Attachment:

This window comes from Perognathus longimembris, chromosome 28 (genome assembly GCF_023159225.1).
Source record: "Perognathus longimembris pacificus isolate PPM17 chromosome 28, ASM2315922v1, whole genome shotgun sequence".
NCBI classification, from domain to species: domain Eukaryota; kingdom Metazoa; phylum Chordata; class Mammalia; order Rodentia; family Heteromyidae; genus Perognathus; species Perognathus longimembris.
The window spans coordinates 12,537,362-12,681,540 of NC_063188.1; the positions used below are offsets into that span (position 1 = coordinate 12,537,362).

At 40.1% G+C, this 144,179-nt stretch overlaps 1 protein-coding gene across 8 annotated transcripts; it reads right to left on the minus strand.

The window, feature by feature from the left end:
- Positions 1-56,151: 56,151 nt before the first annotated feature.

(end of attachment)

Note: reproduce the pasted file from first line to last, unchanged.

This window comes from Perognathus longimembris, chromosome 28 (genome assembly GCF_023159225.1).
Source record: "Perognathus longimembris pacificus isolate PPM17 chromosome 28, ASM2315922v1, whole genome shotgun sequence".
NCBI classification, from domain to species: domain Eukaryota; kingdom Metazoa; phylum Chordata; class Mammalia; order Rodentia; family Heteromyidae; genus Perognathus; species Perognathus longimembris.
The window spans coordinates 12,537,362-12,681,540 of NC_063188.1; the positions used below are offsets into that span (position 1 = coordinate 12,537,362).

At 40.1% G+C, this 144,179-nt stretch overlaps 1 protein-coding gene across 8 annotated transcripts; it reads right to left on the minus strand.

The window, feature by feature from the left end:
- Positions 1-56,151: 56,151 nt before the first annotated feature.